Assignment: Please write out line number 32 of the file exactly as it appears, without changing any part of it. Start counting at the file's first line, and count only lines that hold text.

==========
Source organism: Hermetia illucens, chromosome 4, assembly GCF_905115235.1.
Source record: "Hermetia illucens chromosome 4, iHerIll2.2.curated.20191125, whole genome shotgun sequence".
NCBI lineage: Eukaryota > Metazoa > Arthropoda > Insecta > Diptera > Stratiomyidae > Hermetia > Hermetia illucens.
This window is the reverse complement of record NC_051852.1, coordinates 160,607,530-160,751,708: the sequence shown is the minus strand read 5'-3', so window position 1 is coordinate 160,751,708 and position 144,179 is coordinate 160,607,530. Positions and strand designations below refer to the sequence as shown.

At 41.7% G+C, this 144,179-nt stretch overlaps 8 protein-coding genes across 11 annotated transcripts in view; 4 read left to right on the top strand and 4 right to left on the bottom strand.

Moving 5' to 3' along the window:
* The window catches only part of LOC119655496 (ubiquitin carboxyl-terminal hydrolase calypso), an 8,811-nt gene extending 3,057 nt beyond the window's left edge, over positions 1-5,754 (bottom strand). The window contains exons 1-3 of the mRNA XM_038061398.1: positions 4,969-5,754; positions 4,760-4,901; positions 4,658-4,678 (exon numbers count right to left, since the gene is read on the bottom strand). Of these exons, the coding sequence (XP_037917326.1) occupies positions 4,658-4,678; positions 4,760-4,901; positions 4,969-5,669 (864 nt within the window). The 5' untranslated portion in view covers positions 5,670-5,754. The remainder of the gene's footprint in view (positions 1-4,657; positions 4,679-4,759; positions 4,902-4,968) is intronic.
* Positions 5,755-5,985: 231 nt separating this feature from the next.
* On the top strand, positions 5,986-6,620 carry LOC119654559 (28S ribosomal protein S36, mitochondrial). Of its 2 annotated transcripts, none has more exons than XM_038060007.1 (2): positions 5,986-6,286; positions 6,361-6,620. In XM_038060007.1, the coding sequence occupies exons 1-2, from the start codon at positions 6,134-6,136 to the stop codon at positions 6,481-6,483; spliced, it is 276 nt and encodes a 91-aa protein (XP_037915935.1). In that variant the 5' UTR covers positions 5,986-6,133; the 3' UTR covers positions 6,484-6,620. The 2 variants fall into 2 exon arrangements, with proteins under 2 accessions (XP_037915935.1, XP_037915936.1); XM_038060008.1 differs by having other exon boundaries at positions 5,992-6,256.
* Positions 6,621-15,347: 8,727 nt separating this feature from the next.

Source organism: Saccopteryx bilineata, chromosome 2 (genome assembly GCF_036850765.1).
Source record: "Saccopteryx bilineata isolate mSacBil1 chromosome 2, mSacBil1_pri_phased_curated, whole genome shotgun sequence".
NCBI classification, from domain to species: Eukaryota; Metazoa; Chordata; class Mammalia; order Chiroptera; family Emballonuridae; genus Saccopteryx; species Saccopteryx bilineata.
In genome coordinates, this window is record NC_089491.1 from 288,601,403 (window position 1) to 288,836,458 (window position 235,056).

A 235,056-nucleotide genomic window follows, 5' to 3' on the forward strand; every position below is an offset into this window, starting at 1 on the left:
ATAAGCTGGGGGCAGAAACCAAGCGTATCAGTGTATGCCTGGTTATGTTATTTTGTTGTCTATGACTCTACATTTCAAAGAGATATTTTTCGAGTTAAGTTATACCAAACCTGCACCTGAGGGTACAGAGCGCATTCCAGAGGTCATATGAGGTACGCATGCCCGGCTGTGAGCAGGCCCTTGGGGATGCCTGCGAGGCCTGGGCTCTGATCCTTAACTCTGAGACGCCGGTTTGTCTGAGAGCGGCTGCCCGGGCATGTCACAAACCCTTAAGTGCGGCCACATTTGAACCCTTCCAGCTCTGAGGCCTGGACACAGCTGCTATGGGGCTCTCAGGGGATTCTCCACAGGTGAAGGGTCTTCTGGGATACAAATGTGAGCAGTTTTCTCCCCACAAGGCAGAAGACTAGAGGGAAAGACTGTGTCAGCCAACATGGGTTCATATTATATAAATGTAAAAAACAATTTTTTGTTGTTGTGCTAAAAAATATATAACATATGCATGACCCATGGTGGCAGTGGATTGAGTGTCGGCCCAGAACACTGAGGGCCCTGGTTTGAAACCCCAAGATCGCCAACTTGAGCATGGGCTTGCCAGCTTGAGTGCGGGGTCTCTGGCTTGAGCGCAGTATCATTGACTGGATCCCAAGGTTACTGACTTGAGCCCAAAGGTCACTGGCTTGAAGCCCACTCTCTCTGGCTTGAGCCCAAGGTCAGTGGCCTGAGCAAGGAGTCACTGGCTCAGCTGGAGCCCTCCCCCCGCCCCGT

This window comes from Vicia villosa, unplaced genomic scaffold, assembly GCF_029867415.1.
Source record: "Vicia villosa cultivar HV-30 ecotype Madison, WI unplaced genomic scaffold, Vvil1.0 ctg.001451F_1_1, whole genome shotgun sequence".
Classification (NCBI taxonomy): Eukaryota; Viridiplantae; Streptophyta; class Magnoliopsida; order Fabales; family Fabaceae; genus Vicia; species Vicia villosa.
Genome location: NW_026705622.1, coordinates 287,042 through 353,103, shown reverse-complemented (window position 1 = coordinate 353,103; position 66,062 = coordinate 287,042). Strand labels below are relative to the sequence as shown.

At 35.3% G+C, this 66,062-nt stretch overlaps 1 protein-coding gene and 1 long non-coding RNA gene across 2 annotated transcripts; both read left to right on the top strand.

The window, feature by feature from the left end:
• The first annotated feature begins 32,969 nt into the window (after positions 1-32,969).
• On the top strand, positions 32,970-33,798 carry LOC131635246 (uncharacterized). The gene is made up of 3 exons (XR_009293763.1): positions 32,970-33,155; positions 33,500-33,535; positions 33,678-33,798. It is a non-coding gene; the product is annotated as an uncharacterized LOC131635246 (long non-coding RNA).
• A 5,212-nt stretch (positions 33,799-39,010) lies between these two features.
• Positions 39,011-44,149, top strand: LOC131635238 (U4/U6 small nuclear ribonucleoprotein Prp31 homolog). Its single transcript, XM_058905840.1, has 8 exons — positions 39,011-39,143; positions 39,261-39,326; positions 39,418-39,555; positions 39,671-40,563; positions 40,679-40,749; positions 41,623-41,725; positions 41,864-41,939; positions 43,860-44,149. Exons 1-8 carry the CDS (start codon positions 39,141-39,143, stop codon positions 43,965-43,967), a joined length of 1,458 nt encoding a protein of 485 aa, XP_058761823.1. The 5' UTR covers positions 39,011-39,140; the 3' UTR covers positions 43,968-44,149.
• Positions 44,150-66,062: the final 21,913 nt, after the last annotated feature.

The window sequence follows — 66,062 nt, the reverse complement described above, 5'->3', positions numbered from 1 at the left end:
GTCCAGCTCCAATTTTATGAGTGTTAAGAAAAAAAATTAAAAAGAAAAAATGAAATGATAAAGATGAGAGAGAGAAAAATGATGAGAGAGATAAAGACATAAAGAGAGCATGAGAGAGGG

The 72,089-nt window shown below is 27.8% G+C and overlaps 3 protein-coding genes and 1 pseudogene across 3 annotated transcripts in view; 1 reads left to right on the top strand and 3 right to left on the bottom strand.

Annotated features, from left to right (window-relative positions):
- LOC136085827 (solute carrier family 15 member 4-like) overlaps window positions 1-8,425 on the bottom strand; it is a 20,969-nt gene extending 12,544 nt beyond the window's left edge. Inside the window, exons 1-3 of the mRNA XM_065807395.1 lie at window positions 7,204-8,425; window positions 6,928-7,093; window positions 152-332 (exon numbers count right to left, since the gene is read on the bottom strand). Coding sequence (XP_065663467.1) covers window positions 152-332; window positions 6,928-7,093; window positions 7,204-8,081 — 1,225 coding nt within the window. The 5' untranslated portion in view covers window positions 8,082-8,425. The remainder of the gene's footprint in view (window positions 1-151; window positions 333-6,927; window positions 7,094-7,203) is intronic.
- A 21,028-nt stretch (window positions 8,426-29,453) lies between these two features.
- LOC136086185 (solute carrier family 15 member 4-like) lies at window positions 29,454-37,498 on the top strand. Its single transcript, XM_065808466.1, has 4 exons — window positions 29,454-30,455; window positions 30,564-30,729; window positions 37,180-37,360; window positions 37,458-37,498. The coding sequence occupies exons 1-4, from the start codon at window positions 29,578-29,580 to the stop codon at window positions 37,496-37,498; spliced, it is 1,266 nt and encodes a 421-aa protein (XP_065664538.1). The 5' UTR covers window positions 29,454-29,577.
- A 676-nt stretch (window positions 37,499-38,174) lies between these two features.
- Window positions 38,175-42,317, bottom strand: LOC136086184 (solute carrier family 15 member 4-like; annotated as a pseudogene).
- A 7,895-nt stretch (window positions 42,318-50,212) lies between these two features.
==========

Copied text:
- LOC136085827 (solute carrier family 15 member 4-like) overlaps window positions 1-8,425 on the bottom strand; it is a 20,969-nt gene extending 12,544 nt beyond the window's left edge. Inside the window, exons 1-3 of the mRNA XM_065807395.1 lie at window positions 7,204-8,425; window positions 6,928-7,093; window positions 152-332 (exon numbers count right to left, since the gene is read on the bottom strand). Coding sequence (XP_065663467.1) covers window positions 152-332; window positions 6,928-7,093; window positions 7,204-8,081 — 1,225 coding nt within the window. The 5' untranslated portion in view covers window positions 8,082-8,425. The remainder of the gene's footprint in view (window positions 1-151; window positions 333-6,927; window positions 7,094-7,203) is intronic.